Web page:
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What is Individual Retirement Account (IRA) and How it Works?

Last Updated : 20 Dec, 2023
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Individual Retirement Account or IRA is a type of savings account in the United States that would reap benefits after retirement as it will act as a pension, provided by financial institutions. It is a long-term savings account where an individual can enjoy certain tax advantages. This IRA is specifically created for the self-employed individual who cannot avail of the 401(k) retirement account provided by employers. One can open an IRA savings account via any financial institution, a bank, an online brokerage, an investment company, or a personal broker.

Geeky Takeaways:

  • Meaning: IRA is a retirement pension plan in the United States that offers tax benefits, investment flexibility, and provision for long-term growth.
  • Account Types: Usually four types are there, Traditional IRAs, Roth IRAs, SIMPLE IRAs, and SEP IRAs.
  • Amount Limitation: Traditional IRAs and Roth IRAs, both have limitations on the annual income, leading to restricting the amount of tax avoidance.
  • Withdrawal: Before the age of 59 and a half years, one can withdraw money from an IRA only after incurring a hefty tax penalty of around 10% of the amount to be withdrawn.
  • RMD Age: The age of availing the RMD (required minimum distribution) has been raised by 1 year from 71 to 73 as of 1st January 2023.

How does an IRA Work?

1. Any individual who has a regular income is eligible to avail of this IRA facility. Even employees who are liable for a 401(k) plan can contribute to an IRA. The only limitation is the cap on the yearly contribution to these retirement accounts.

2. While availing of an IRA facility, one has the liberty to invest their money either in the market or in an interest-paying account. The investment can be carried on multiple financial products like stocks, mutual funds, bonds, and ETFs (exchange-traded funds).

3. An individual earning a living is eligible to contribute to an IRA. Social security benefits, interest, dividends, and savings for child support are not accounted for as earnings or income.

4. Self-Directed IRAs (SDIRAs) are there that offer investors to make their own investment decisions. A wider range of investments including real estate and commodities are offered by SDIRAs.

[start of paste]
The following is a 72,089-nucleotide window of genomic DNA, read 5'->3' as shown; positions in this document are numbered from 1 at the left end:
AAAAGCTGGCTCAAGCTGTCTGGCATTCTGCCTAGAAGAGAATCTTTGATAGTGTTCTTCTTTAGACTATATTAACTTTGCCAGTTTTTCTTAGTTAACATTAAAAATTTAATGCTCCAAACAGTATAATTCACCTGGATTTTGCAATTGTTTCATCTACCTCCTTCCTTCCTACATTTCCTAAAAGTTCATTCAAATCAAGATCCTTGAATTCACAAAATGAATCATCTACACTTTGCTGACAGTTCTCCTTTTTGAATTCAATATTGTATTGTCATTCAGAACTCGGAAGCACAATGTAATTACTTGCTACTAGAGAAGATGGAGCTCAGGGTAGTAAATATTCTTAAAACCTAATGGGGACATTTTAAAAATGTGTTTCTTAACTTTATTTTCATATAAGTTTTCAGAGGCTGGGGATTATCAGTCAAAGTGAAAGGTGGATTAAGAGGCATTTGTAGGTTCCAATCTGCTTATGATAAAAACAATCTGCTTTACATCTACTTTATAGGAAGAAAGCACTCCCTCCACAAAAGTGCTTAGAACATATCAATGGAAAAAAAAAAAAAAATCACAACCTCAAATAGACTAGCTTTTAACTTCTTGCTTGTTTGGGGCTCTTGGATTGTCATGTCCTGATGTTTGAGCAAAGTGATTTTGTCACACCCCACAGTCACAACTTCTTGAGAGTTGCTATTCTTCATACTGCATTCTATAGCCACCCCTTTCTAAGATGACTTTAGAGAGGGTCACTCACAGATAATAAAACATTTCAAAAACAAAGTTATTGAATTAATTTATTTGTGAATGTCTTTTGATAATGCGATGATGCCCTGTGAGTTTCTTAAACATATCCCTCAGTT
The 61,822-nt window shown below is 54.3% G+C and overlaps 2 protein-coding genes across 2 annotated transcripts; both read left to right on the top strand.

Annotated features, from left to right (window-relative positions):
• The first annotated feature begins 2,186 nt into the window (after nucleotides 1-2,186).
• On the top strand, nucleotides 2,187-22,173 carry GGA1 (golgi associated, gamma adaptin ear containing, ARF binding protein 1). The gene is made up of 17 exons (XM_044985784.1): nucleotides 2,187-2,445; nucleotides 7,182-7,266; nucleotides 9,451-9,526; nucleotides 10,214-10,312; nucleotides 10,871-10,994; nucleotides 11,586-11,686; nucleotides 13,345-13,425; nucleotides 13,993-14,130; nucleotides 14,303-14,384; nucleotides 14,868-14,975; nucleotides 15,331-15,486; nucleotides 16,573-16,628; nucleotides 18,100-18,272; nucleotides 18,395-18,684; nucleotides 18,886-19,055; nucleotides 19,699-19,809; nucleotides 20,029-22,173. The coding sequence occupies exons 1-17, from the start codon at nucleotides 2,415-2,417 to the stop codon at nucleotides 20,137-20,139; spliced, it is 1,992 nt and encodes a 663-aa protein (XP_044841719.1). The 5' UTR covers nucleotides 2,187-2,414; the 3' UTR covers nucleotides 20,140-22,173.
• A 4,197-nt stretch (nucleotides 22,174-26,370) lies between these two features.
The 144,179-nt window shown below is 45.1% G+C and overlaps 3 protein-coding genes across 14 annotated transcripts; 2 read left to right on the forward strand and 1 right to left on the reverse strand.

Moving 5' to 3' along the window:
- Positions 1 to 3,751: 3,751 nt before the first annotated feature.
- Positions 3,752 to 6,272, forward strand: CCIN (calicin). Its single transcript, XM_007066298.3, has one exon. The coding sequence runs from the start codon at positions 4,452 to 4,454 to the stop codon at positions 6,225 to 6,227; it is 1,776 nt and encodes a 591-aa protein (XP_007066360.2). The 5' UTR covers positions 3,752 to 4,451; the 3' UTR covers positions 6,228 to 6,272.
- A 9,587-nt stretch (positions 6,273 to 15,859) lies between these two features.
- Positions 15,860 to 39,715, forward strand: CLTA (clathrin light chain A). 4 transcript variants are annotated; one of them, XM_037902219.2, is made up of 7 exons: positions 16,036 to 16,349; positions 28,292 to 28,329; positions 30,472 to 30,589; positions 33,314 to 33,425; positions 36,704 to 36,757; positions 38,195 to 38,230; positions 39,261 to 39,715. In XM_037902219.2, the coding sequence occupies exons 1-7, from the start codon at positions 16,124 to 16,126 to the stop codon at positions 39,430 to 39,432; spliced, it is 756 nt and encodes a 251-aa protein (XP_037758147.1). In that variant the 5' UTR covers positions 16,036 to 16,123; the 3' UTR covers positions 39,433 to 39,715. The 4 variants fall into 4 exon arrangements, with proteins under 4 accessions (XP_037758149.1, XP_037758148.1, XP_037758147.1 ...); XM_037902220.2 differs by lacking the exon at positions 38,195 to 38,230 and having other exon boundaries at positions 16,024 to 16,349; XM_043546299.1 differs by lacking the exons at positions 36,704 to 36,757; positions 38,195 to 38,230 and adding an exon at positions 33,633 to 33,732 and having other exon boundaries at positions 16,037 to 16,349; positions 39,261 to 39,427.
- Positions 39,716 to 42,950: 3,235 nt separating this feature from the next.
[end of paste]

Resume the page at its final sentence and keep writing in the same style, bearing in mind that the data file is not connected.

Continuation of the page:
5. Among the different IRAs, traditional and Roth IRAs can be opened by individual taxpayers. While SEP and SIMPLE IRAs can be opened by small venture owners or self-employed individuals.

6. IRAs should be opened with those financial institutions which have received IRS (Internal Revenue Service) approval. Hence, the options to open an IRA include banks, brokerage firms, savings and loan associations, and federally insured credit unions.

7. As an IRA is an investment plan for future retirement, early withdrawal before the age of 59 and a half years incurs a penalty of 10% of the total amount withdrawn. However, there are few exceptions in case of withdrawing an amount for educational purposes or first-time purchasing houses.

8. In traditional IRAs, a certain tax will be levied on early withdrawal. On the other hand, the Roth IRA is funded with a post-tax amount, hence no extra taxes are levied when the amount is withdrawn.

Why Invest in an IRA?

Many financial experts believe that after retirement, an individual requires around 85% of their pre-retirement income. Therefore, it is suggested to open an IRA apart from the 401(k) plan. This would help the individual live a stress-free life post-retirement. In addition to this, there are certain benefits that IRA brings in and offers reasons for investment.

1. Tax Benefits: IRAs provide tax benefits that can help an individual with retirement savings. While from a Roth IRA, eligible withdrawals are tax-free, investments made to traditional IRAs may be taxable.

2. Investment Options: A range of investing opportunities is provided by IRAs. It consists of mutual funds, equities, and bonds. This allows an investor to diversify their portfolio and maximise the potential returns.

3. Flexibility: There is flexibility in IRAs as it allows an individual to make withdrawals and deposits at any time. This provides the flexibility to adjust the retirement savings plan as required.

4. Security: The FDIC (Federal Deposit Insurance Corporation) has insured the IRAs providing safety and security.